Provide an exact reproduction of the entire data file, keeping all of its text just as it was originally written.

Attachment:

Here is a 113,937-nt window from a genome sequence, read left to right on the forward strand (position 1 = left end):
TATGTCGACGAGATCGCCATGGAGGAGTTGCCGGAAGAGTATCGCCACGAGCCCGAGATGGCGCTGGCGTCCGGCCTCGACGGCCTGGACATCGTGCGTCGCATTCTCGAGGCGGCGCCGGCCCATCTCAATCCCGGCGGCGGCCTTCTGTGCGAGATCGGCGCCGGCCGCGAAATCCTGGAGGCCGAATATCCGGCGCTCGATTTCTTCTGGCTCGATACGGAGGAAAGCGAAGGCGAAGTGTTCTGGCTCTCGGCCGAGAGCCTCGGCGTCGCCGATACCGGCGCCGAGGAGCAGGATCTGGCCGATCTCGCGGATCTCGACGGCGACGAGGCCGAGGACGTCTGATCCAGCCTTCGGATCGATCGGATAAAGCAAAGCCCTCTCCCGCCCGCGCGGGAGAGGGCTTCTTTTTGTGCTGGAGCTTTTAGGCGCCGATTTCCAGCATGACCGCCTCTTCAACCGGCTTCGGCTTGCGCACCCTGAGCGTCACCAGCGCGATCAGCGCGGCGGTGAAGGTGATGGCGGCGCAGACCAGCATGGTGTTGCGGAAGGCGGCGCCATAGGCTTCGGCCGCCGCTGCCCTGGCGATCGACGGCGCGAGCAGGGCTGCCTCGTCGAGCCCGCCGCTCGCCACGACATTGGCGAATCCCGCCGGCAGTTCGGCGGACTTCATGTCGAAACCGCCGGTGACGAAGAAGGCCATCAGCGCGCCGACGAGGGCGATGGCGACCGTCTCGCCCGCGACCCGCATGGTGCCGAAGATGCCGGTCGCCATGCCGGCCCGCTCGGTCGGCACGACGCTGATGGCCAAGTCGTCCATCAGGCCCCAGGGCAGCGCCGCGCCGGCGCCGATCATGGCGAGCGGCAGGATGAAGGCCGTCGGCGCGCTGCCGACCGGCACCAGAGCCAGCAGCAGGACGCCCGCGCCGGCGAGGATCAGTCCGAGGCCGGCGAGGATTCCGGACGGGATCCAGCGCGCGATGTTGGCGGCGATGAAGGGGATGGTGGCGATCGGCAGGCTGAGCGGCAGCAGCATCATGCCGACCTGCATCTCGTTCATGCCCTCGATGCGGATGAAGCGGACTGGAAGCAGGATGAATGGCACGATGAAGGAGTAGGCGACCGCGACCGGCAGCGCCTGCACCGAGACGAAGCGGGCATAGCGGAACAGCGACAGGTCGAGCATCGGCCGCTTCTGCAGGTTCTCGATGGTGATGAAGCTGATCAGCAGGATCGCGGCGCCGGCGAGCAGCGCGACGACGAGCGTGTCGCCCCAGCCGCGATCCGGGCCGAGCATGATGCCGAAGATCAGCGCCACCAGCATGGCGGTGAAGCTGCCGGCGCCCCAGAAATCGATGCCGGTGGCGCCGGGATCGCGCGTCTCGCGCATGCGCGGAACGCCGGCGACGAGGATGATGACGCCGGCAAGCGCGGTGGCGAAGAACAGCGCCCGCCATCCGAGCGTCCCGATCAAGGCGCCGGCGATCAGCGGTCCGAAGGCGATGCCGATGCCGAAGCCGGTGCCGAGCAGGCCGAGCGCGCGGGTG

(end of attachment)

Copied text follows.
Here is a 113,937-nt window from a genome sequence, read left to right on the forward strand (position 1 = left end):
TATGTCGACGAGATCGCCATGGAGGAGTTGCCGGAAGAGTATCGCCACGAGCCCGAGATGGCGCTGGCGTCCGGCCTCGACGGCCTGGACATCGTGCGTCGCATTCTCGAGGCGGCGCCGGCCCATCTCAATCCCGGCGGCGGCCTTCTGTGCGAGATCGGCGCCGGCCGCGAAATCCTGGAGGCCGAATATCCGGCGCTCGATTTCTTCTGGCTCGATACGGAGGAAAGCGAAGGCGAAGTGTTCTGGCTCTCGGCCGAGAGCCTCGGCGTCGCCGATACCGGCGCCGAGGAGCAGGATCTGGCCGATCTCGCGGATCTCGACGGCGACGAGGCCGAGGACGTCTGATCCAGCCTTCGGATCGATCGGATAAAGCAAAGCCCTCTCCCGCCCGCGCGGGAGAGGGCTTCTTTTTGTGCTGGAGCTTTTAGGCGCCGATTTCCAGCATGACCGCCTCTTCAACCGGCTTCGGCTTGCGCACCCTGAGCGTCACCAGCGCGATCAGCGCGGCGGTGAAGGTGATGGCGGCGCAGACCAGCATGGTGTTGCGGAAGGCGGCGCCATAGGCTTCGGCCGCCGCTGCCCTGGCGATCGACGGCGCGAGCAGGGCTGCCTCGTCGAGCCCGCCGCTCGCCACGACATTGGCGAATCCCGCCGGCAGTTCGGCGGACTTCATGTCGAAACCGCCGGTGACGAAGAAGGCCATCAGCGCGCCGACGAGGGCGATGGCGACCGTCTCGCCCGCGACCCGCATGGTGCCGAAGATGCCGGTCGCCATGCCGGCCCGCTCGGTCGGCACGACGCTGATGGCCAAGTCGTCCATCAGGCCCCAGGGCAGCGCCGCGCCGGCGCCGATCATGGCGAGCGGCAGGATGAAGGCCGTCGGCGCGCTGCCGACCGGCACCAGAGCCAGCAGCAGGACGCCCGCGCCGGCGAGGATCAGTCCGAGGCCGGCGAGGATTCCGGACGGGATCCAGCGCGCGATGTTGGCGGCGATGAAGGGGATGGTGGCGATCGGCAGGCTGAGCGGCAGCAGCATCATGCCGACCTGCATCTCGTTCATGCCCTCGATGCGGATGAAGCGGACTGGAAGCAGGATGAATGGCACGATGAAGGAGTAGGCGACCGCGACCGGCAGCGCCTGCACCGAGACGAAGCGGGCATAGCGGAACAGCGACAGGTCGAGCATCGGCCGCTTCTGCAGGTTCTCGATGGTGATGAAGCTGATCAGCAGGATCGCGGCGCCGGCGAGCAGCGCGACGACGAGCGTGTCGCCCCAGCCGCGATCCGGGCCGAGCATGATGCCGAAGATCAGCGCCACCAGCATGGCGGTGAAGCTGCCGGCGCCCCAGAAATCGATGCCGGTGGCGCCGGGATCGCGCGTCTCGCGCATGCGCGGAACGCCGGCGACGAGGATGATGACGCCGGCAAGCGCGGTGGCGAAGAACAGCGCCCGCCATCCGAGCGTCCCGATCAAGGCGCCGGCGATCAGCGGTCCGAAGGCGATGCCGATGCCGAAGCCGGTGCCGAGCAGGCCGAGCGCGCGGGTG